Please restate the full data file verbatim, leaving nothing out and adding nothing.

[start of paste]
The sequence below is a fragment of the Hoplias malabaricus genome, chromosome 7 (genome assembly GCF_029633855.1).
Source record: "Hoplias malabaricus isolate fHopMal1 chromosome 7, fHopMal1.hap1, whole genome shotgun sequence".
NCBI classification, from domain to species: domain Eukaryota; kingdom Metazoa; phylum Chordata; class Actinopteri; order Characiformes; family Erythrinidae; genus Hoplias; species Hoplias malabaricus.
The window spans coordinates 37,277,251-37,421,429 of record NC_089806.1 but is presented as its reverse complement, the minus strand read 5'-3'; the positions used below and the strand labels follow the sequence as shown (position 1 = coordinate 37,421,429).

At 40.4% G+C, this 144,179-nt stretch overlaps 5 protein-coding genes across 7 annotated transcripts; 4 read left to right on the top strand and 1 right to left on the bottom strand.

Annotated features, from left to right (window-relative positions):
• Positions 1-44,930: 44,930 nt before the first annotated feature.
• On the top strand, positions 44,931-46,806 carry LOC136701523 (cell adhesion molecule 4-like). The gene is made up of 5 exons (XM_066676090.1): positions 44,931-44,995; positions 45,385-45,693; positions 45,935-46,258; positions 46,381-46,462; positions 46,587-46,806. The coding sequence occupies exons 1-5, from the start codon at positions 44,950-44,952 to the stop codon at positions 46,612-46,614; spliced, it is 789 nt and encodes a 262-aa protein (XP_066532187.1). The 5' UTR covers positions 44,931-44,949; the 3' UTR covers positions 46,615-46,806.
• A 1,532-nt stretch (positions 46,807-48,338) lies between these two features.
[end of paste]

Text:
The sequence below is a fragment of the Hoplias malabaricus genome, chromosome 7 (genome assembly GCF_029633855.1).
Source record: "Hoplias malabaricus isolate fHopMal1 chromosome 7, fHopMal1.hap1, whole genome shotgun sequence".
NCBI classification, from domain to species: domain Eukaryota; kingdom Metazoa; phylum Chordata; class Actinopteri; order Characiformes; family Erythrinidae; genus Hoplias; species Hoplias malabaricus.
The window spans coordinates 37,277,251-37,421,429 of record NC_089806.1 but is presented as its reverse complement, the minus strand read 5'-3'; the positions used below and the strand labels follow the sequence as shown (position 1 = coordinate 37,421,429).

At 40.4% G+C, this 144,179-nt stretch overlaps 5 protein-coding genes across 7 annotated transcripts; 4 read left to right on the top strand and 1 right to left on the bottom strand.

Annotated features, from left to right (window-relative positions):
• Positions 1-44,930: 44,930 nt before the first annotated feature.
• On the top strand, positions 44,931-46,806 carry LOC136701523 (cell adhesion molecule 4-like). The gene is made up of 5 exons (XM_066676090.1): positions 44,931-44,995; positions 45,385-45,693; positions 45,935-46,258; positions 46,381-46,462; positions 46,587-46,806. The coding sequence occupies exons 1-5, from the start codon at positions 44,950-44,952 to the stop codon at positions 46,612-46,614; spliced, it is 789 nt and encodes a 262-aa protein (XP_066532187.1). The 5' UTR covers positions 44,931-44,949; the 3' UTR covers positions 46,615-46,806.
• A 1,532-nt stretch (positions 46,807-48,338) lies between these two features.